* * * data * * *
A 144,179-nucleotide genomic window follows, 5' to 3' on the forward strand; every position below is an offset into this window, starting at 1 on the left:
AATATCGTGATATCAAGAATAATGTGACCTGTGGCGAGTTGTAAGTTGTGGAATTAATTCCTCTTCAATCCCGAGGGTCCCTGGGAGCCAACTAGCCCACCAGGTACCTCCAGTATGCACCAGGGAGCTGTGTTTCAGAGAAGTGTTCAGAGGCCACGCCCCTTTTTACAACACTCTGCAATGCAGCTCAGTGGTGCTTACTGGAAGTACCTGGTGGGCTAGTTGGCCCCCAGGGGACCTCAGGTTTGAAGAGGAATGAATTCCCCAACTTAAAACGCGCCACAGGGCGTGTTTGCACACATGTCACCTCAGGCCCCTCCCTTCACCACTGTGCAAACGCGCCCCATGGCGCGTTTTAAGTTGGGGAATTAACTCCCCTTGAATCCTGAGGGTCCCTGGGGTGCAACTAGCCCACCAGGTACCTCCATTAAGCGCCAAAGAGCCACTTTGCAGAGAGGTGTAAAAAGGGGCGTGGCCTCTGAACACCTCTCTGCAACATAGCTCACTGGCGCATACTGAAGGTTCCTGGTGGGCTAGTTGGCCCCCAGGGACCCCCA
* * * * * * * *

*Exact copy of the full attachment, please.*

A 144,179-nucleotide genomic window follows, 5' to 3' on the forward strand; every position below is an offset into this window, starting at 1 on the left:
AATATCGTGATATCAAGAATAATGTGACCTGTGGCGAGTTGTAAGTTGTGGAATTAATTCCTCTTCAATCCCGAGGGTCCCTGGGAGCCAACTAGCCCACCAGGTACCTCCAGTATGCACCAGGGAGCTGTGTTTCAGAGAAGTGTTCAGAGGCCACGCCCCTTTTTACAACACTCTGCAATGCAGCTCAGTGGTGCTTACTGGAAGTACCTGGTGGGCTAGTTGGCCCCCAGGGGACCTCAGGTTTGAAGAGGAATGAATTCCCCAACTTAAAACGCGCCACAGGGCGTGTTTGCACACATGTCACCTCAGGCCCCTCCCTTCACCACTGTGCAAACGCGCCCCATGGCGCGTTTTAAGTTGGGGAATTAACTCCCCTTGAATCCTGAGGGTCCCTGGGGTGCAACTAGCCCACCAGGTACCTCCATTAAGCGCCAAAGAGCCACTTTGCAGAGAGGTGTAAAAAGGGGCGTGGCCTCTGAACACCTCTCTGCAACATAGCTCACTGGCGCATACTGAAGGTTCCTGGTGGGCTAGTTGGCCCCCAGGGACCCCCA